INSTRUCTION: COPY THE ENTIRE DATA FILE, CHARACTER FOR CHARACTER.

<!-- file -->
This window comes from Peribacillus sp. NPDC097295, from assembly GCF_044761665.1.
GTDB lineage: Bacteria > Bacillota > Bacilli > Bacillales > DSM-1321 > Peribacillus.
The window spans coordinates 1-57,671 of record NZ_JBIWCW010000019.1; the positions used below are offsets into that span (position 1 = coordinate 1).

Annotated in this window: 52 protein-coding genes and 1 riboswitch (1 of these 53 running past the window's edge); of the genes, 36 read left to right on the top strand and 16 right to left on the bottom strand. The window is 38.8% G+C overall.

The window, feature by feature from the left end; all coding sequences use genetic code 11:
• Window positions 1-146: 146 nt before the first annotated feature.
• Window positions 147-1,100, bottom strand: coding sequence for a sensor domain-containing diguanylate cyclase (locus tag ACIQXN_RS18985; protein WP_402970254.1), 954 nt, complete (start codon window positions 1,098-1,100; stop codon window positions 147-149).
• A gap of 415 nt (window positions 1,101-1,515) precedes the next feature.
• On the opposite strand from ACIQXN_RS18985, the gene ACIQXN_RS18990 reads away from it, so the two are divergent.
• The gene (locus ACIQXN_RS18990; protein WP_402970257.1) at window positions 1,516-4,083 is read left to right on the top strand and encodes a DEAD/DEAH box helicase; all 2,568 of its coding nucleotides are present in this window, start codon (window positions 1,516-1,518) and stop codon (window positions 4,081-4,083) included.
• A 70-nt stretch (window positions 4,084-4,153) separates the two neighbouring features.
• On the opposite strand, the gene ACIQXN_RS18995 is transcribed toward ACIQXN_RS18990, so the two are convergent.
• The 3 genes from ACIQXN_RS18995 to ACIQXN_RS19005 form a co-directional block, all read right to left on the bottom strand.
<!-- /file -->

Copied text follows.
This window comes from Peribacillus sp. NPDC097295, from assembly GCF_044761665.1.
GTDB lineage: Bacteria > Bacillota > Bacilli > Bacillales > DSM-1321 > Peribacillus.
The window spans coordinates 1-57,671 of record NZ_JBIWCW010000019.1; the positions used below are offsets into that span (position 1 = coordinate 1).

Annotated in this window: 52 protein-coding genes and 1 riboswitch (1 of these 53 running past the window's edge); of the genes, 36 read left to right on the top strand and 16 right to left on the bottom strand. The window is 38.8% G+C overall.

The window, feature by feature from the left end; all coding sequences use genetic code 11:
• Window positions 1-146: 146 nt before the first annotated feature.
• Window positions 147-1,100, bottom strand: coding sequence for a sensor domain-containing diguanylate cyclase (locus tag ACIQXN_RS18985; protein WP_402970254.1), 954 nt, complete (start codon window positions 1,098-1,100; stop codon window positions 147-149).
• A gap of 415 nt (window positions 1,101-1,515) precedes the next feature.
• On the opposite strand from ACIQXN_RS18985, the gene ACIQXN_RS18990 reads away from it, so the two are divergent.
• The gene (locus ACIQXN_RS18990; protein WP_402970257.1) at window positions 1,516-4,083 is read left to right on the top strand and encodes a DEAD/DEAH box helicase; all 2,568 of its coding nucleotides are present in this window, start codon (window positions 1,516-1,518) and stop codon (window positions 4,081-4,083) included.
• A 70-nt stretch (window positions 4,084-4,153) separates the two neighbouring features.
• On the opposite strand, the gene ACIQXN_RS18995 is transcribed toward ACIQXN_RS18990, so the two are convergent.
• The 3 genes from ACIQXN_RS18995 to ACIQXN_RS19005 form a co-directional block, all read right to left on the bottom strand.